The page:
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Top password managers compared

Maria Korolov | Feb. 3, 2015
Unless you're living off the grid in a cabin in the woods -- and, if you're reading this, you're probably not -- you have more passwords than you can manage. They're all supposed to be long, complicated, unique, and difficult to guess. Oh, and you're supposed to change them all every three to six months.

Unless you're living off the grid in a cabin in the woods — and, if you're reading this, you're probably not — you have more passwords than you can manage. They're all supposed to be long, complicated, unique, and difficult to guess. Oh, and you're supposed to change them all every three to six months.

The simple answer is to use a password management program. And, as the options below illustrate, there's a password manager out there for you regardless of your level of paranoia.

Plus, the leading options are getting pretty business-friendly, so if your company doesn't have a password management solution in place already, or is too small for one, then one of these password managers could do the job.

Dashlane

The best password manager on the market right now because of its ability to change most of your passwords with a single click, its support for-two factor authentication, and its business-friendly team functionality which allows password sharing with team members.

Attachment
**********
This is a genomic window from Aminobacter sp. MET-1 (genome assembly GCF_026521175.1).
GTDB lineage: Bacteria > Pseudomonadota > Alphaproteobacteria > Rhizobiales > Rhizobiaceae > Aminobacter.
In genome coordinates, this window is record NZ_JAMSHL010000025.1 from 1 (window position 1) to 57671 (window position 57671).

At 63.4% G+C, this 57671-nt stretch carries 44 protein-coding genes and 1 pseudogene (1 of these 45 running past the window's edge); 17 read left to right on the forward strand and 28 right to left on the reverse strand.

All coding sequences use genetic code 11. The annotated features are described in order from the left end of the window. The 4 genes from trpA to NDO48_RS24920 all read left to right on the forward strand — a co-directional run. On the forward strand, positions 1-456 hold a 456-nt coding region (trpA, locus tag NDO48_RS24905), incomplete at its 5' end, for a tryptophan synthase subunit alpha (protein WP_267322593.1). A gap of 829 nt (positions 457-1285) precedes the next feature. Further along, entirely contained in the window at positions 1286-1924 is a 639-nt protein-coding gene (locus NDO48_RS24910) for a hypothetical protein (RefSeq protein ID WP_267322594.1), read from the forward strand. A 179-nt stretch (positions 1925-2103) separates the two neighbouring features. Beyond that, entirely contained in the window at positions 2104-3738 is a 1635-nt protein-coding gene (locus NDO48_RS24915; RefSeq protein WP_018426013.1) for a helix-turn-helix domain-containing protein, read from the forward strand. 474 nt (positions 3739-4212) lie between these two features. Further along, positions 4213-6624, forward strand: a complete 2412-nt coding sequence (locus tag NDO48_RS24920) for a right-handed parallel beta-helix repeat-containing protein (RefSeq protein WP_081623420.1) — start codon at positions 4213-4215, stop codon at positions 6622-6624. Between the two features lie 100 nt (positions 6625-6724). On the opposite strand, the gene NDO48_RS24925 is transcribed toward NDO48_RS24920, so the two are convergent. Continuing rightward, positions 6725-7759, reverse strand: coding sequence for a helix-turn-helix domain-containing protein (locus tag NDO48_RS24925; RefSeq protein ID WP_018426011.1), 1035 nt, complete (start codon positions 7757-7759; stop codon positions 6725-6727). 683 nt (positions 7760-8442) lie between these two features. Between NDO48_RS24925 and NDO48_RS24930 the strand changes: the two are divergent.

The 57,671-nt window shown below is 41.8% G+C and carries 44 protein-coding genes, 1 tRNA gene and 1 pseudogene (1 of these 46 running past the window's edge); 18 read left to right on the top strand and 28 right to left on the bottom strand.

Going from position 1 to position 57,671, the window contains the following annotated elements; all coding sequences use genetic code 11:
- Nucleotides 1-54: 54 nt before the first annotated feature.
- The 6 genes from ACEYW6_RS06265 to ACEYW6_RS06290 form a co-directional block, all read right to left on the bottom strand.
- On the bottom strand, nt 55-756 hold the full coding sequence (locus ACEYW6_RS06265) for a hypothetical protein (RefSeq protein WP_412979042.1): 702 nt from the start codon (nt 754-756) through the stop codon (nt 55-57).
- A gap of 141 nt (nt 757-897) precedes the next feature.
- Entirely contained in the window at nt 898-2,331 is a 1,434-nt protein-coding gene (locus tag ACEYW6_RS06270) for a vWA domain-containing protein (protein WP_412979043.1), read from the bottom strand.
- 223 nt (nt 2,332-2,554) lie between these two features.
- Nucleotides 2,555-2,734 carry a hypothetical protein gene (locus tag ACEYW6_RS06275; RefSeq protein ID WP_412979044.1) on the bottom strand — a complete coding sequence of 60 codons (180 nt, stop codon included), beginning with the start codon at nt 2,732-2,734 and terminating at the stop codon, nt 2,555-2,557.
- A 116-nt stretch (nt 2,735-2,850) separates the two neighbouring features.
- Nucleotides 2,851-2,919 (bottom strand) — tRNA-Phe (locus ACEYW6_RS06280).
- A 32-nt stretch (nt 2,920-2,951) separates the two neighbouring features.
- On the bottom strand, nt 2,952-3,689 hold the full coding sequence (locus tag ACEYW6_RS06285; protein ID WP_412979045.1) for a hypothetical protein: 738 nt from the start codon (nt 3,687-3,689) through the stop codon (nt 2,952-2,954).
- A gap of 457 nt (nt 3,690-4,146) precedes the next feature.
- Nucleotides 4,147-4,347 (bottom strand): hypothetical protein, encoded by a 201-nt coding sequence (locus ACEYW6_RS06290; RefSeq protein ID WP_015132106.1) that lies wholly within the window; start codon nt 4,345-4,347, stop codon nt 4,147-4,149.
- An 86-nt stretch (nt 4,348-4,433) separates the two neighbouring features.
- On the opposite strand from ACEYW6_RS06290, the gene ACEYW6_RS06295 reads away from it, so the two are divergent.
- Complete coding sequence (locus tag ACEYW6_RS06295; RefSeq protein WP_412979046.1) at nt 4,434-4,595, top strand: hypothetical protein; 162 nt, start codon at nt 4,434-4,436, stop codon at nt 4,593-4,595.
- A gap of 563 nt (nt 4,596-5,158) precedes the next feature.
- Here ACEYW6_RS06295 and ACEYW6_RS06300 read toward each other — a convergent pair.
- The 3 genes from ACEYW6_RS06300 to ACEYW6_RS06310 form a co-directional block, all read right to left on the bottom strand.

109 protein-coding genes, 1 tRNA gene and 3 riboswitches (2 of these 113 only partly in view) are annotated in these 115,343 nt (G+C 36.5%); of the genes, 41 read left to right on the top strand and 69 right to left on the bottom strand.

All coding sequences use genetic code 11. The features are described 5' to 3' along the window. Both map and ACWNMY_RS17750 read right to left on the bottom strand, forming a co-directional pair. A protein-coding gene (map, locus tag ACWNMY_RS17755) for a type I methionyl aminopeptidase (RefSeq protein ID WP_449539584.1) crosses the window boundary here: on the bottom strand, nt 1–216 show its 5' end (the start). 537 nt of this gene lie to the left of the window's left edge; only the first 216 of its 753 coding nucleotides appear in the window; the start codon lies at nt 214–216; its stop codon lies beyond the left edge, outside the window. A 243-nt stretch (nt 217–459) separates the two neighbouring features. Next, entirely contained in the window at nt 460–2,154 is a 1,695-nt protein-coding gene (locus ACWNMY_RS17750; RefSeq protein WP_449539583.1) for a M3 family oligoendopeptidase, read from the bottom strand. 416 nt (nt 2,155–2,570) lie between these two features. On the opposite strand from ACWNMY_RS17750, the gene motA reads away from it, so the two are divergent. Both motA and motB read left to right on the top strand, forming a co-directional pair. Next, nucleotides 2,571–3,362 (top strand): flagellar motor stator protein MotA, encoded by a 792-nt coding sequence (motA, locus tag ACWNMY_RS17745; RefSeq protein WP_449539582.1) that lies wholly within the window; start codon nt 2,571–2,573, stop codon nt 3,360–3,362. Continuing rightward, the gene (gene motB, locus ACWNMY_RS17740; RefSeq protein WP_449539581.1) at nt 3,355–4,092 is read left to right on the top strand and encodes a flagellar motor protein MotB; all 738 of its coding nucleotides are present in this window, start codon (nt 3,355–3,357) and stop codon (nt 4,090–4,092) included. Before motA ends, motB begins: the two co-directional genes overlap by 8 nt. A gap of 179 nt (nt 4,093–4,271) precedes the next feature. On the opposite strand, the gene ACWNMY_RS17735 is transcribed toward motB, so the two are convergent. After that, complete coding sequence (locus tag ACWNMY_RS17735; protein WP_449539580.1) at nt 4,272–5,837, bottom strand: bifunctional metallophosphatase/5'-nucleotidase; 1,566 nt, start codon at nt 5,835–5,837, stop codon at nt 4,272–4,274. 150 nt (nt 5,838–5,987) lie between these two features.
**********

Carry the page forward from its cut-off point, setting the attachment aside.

"Dashlane is a more recent arrival on the scene, but it gets a lot of praise in the SMB community for the user-friendliness of its interface," said Daniel Humphries, researcher at Software Advice, Inc., a Gartner company.

Dashlane costs $40 per year per user, but there's also a free version which works on one device.

"There are lots of options when it comes to password managers, and SMBs can decide whether they want to shell out major bucks for the deluxe versions or keep it free according to their own needs and priorities," said Humphries. "The good news is that you can do a lot with the free versions."

Dashlane's free version, for example, lets you try out its interface, including the password manager and the form auto-fill, and lets you share up to five logins.

Dashlane also has an emergency contact feature, so that someone you trust can step in and access all your accounts if something happens to you, plus a form filler so you don't have to type in your address all the time.

The ability to change all passwords with one click is currently unique to Dashlane, and covers more than 160 of the most popular sites, including Facebook, Twitter, LinkedIn, Pinterest, Amazon, Dropbox, and Evernote — a useful feature if you think your accounts may have been compromised.

Password sharing allows you to control who has access to shared accounts, and revoke that access when needed. This is useful if there are multiple people with access to your company's social media accounts, for example.

Auto login works even with multi-page websites, such as bank sites. All passwords, auto-fill information, and notes are securely encrypted and saved where you choose — locally or to the cloud.

 

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